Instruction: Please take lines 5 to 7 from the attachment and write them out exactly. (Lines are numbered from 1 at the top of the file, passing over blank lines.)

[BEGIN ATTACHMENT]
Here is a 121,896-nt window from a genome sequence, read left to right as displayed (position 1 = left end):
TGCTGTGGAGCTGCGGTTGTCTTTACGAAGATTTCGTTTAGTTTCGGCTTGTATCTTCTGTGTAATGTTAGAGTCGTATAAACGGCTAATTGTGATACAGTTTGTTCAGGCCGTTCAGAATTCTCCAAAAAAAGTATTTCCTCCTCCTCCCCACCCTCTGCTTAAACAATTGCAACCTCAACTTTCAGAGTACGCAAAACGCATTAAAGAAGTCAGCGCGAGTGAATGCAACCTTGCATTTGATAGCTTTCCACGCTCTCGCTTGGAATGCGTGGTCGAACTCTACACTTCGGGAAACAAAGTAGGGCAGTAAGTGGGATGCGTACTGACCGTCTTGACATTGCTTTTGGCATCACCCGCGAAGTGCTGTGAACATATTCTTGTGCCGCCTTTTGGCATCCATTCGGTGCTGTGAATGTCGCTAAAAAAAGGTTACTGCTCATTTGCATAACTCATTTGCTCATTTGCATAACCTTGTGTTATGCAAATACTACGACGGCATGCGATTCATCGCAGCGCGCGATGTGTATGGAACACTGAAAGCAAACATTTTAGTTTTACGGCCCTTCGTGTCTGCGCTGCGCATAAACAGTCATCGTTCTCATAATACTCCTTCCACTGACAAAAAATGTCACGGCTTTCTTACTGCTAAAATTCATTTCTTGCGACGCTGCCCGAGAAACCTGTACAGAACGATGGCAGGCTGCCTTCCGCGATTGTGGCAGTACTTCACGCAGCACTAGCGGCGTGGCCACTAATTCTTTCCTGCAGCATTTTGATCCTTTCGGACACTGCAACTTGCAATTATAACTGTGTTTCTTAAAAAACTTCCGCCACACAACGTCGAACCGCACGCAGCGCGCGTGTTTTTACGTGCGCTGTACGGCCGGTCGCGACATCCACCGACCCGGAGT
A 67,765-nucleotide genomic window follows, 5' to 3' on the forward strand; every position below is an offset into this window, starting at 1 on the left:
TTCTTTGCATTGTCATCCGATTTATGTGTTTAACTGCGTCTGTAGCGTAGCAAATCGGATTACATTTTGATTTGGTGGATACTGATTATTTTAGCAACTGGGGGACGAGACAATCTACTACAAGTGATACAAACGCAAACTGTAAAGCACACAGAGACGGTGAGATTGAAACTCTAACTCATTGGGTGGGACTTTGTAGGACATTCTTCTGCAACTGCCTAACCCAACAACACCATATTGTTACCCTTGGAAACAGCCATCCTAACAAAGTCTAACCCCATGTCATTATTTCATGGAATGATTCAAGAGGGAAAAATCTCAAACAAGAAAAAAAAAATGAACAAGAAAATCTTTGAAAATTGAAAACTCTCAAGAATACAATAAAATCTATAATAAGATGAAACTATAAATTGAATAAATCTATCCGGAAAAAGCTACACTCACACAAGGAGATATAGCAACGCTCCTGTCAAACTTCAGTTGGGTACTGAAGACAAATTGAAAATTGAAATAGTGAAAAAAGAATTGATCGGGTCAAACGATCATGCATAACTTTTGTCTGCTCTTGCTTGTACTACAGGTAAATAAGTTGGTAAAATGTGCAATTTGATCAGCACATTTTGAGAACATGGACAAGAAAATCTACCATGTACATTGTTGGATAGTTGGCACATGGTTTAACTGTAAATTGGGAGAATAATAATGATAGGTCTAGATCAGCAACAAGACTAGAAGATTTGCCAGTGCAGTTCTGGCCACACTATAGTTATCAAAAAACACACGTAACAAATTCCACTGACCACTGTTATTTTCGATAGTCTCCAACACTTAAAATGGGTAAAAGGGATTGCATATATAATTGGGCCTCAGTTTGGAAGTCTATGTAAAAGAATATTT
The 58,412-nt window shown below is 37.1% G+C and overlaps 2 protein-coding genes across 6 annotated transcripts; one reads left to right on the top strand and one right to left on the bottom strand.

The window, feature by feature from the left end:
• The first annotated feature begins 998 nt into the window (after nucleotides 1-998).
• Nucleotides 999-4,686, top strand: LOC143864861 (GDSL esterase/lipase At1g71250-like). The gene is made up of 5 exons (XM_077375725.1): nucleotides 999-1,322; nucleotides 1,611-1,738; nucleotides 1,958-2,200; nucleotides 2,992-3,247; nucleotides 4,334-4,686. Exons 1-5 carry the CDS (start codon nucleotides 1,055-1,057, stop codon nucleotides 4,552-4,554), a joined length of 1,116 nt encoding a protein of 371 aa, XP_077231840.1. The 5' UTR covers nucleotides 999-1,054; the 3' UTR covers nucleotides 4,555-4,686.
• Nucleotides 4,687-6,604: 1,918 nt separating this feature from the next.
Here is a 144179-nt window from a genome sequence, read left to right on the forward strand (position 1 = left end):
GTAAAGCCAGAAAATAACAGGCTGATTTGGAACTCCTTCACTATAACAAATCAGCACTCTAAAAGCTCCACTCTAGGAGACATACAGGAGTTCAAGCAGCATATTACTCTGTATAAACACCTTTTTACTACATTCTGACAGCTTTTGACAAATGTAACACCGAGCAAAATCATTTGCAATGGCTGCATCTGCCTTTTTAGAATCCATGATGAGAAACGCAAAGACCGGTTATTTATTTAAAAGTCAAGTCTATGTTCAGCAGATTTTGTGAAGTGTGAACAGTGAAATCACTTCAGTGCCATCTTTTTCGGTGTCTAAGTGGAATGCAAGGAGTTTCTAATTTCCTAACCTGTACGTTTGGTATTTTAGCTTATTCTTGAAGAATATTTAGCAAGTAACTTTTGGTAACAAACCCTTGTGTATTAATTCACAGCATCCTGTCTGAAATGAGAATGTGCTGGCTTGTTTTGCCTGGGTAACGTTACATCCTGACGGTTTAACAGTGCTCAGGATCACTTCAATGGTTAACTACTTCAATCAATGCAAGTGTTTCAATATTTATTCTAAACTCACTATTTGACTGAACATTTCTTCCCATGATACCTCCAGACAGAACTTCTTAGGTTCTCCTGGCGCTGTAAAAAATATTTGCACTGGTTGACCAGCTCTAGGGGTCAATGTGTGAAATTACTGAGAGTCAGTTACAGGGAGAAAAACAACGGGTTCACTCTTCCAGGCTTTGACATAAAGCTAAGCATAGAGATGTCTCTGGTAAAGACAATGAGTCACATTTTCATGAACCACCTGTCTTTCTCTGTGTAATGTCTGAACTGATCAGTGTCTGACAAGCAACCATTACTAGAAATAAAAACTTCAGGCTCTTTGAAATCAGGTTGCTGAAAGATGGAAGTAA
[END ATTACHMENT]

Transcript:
The 58,412-nt window shown below is 37.1% G+C and overlaps 2 protein-coding genes across 6 annotated transcripts; one reads left to right on the top strand and one right to left on the bottom strand.

The window, feature by feature from the left end:
• The first annotated feature begins 998 nt into the window (after nucleotides 1-998).